So my little gedankenexperiment led me to conclude that yes Einstein probably would have been distracted by e-mails as he fought a losing battle with fanmail, and I’m sure he would have surfed the net regularly to find out about the latest music and cultural affairs. I also believe he would have set up a Twitter profile to keep in touch with his many “followers”. In fact, this kind of tool would have freed up a lot of time for Einstein, allowing him to communicate with his hoards of fans via single “tweets” rather than trying to respond individually. And I’ve no doubt that Einstein’s wickedly clever one-liners would have made him a Twitter sensation.

But whether all this web activity would have proved too much of a distraction for Einstein and damaged his ability to think so profoundly about the nature of space, time and matter…well, who can say? Carr would probably argue yes.

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  1. John Duffield

    Personally I think that if Einstein had the benefit of the internet, physics would be far more advanced today than it is today. There’s another issue here, which tends to be overlooked. In 1905, in his “miracle year”, Einstein’s insight was excellent, but his maths wasn’t. By 1920 his maths was much improved, but his insight seems to have gone out of the window. He really didn’t achieve much after 1920. And by 1927 after the Solvay Conference, he was arguably out of the mainstream.
    I don’t think it was fame and the attendant distractions that damaged his ability to think profoundly about the nature of space, time, and matter. For profound thinking about those things, you need to analyse what’s there, and scrutinise mathematical terms like E and m and c and C. You need to go “top down” from the terms rather than going “bottom-up” like you do when you construct complex mathematical expressions. I think what really cost him his insight wasn’t all the letter-writing. I fear it was the mathematics.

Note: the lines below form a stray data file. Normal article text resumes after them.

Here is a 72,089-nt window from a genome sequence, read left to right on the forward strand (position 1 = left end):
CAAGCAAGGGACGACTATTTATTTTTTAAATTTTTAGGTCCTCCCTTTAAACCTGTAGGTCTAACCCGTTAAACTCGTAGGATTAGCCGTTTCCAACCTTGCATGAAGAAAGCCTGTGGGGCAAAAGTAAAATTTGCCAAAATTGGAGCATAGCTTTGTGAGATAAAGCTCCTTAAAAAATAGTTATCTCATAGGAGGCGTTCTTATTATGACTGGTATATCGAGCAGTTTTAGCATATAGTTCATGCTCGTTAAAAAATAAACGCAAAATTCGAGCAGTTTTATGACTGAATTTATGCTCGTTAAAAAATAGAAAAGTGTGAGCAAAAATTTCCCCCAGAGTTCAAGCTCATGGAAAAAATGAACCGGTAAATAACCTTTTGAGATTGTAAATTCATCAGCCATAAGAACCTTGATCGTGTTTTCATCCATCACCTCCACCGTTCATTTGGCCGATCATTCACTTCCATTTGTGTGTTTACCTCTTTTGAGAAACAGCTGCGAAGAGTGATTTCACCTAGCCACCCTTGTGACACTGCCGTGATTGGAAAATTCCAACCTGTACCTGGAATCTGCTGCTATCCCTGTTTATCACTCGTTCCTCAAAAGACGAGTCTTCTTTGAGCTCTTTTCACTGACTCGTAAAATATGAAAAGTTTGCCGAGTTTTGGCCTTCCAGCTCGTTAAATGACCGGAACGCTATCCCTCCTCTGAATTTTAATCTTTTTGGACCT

2. Dileep Sathe

    Einstein and twitter: I am doing research in physics education for 35 years. This is a field in which one has to deal with the most wide variety of people – involving students and parents. One can not just stand by the “accepted” concepts of physics because then students are likely to loose interest in physics. In reality, this has been happening. Consequently, sometimes one has to defy century-old physics. One can catch my line of thinking in a letter (on Carl Wieman’s article) to the editor of CHANGE, May-June 2008, p. 5,… I think, the fore-going information will useful, particularly to those interested in the cognitive research.
    I daily visit… and James Dacey’s blog is my most favorite blog. But such visits do not distract me at all from the chronic and global problems of physics education – which are in my mind for many years. This is why I think that twitter would not have ruined the genius called Albert Einstein.

  3. jjeherrera

    I mostly agree with John, except that it might be fair to question whether Einstein was ever in the mainstream. What actually makes him so unique is that, although he certainly built his ideas upon the common knowledge of his times, they were most original, and even weird in contrast to “the mainstream”. It wasn’t easy for most physicists to come to terms with the relativity theories, and it took some pain to take them as part of the so called mainstream.